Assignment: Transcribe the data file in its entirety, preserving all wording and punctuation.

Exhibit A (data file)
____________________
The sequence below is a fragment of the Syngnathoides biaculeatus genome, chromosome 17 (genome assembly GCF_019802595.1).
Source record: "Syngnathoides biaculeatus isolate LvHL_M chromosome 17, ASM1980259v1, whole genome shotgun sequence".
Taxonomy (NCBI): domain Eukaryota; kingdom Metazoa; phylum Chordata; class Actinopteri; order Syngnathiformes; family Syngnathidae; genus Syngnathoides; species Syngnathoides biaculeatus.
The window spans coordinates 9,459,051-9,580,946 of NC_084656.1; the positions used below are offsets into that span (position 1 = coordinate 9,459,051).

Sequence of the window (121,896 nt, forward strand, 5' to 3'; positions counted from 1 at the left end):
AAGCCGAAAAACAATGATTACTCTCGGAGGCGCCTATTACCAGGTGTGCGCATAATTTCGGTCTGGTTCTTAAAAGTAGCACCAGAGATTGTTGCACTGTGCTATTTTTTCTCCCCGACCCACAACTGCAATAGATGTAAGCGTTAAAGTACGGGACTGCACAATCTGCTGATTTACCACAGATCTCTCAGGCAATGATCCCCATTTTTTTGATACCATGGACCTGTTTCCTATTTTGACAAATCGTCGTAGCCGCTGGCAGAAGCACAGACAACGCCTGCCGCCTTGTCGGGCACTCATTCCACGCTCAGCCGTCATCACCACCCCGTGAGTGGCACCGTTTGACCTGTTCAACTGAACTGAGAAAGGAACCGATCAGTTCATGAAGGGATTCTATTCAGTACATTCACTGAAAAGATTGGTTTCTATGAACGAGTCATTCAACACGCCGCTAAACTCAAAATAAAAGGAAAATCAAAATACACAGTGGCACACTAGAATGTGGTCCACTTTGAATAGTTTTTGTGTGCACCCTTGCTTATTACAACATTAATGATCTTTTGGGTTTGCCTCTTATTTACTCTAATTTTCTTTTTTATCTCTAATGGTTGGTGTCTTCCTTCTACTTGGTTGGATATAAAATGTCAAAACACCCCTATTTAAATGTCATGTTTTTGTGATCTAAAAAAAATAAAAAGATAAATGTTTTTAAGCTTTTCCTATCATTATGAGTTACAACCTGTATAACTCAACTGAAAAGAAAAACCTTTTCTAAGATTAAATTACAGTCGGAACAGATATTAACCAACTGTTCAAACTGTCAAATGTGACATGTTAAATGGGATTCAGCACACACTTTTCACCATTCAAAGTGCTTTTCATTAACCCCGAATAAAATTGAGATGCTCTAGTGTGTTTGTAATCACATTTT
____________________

The sequence below is a fragment of the Syngnathoides biaculeatus genome, chromosome 17 (genome assembly GCF_019802595.1).
Source record: "Syngnathoides biaculeatus isolate LvHL_M chromosome 17, ASM1980259v1, whole genome shotgun sequence".
Taxonomy (NCBI): domain Eukaryota; kingdom Metazoa; phylum Chordata; class Actinopteri; order Syngnathiformes; family Syngnathidae; genus Syngnathoides; species Syngnathoides biaculeatus.
The window spans coordinates 9,459,051-9,580,946 of NC_084656.1; the positions used below are offsets into that span (position 1 = coordinate 9,459,051).

Sequence of the window (121,896 nt, forward strand, 5' to 3'; positions counted from 1 at the left end):
AAGCCGAAAAACAATGATTACTCTCGGAGGCGCCTATTACCAGGTGTGCGCATAATTTCGGTCTGGTTCTTAAAAGTAGCACCAGAGATTGTTGCACTGTGCTATTTTTTCTCCCCGACCCACAACTGCAATAGATGTAAGCGTTAAAGTACGGGACTGCACAATCTGCTGATTTACCACAGATCTCTCAGGCAATGATCCCCATTTTTTTGATACCATGGACCTGTTTCCTATTTTGACAAATCGTCGTAGCCGCTGGCAGAAGCACAGACAACGCCTGCCGCCTTGTCGGGCACTCATTCCACGCTCAGCCGTCATCACCACCCCGTGAGTGGCACCGTTTGACCTGTTCAACTGAACTGAGAAAGGAACCGATCAGTTCATGAAGGGATTCTATTCAGTACATTCACTGAAAAGATTGGTTTCTATGAACGAGTCATTCAACACGCCGCTAAACTCAAAATAAAAGGAAAATCAAAATACACAGTGGCACACTAGAATGTGGTCCACTTTGAATAGTTTTTGTGTGCACCCTTGCTTATTACAACATTAATGATCTTTTGGGTTTGCCTCTTATTTACTCTAATTTTCTTTTTTATCTCTAATGGTTGGTGTCTTCCTTCTACTTGGTTGGATATAAAATGTCAAAACACCCCTATTTAAATGTCATGTTTTTGTGATCTAAAAAAAATAAAAAGATAAATGTTTTTAAGCTTTTCCTATCATTATGAGTTACAACCTGTATAACTCAACTGAAAAGAAAAACCTTTTCTAAGATTAAATTACAGTCGGAACAGATATTAACCAACTGTTCAAACTGTCAAATGTGACATGTTAAATGGGATTCAGCACACACTTTTCACCATTCAAAGTGCTTTTCATTAACCCCGAATAAAATTGAGATGCTCTAGTGTGTTTGTAATCACATTTT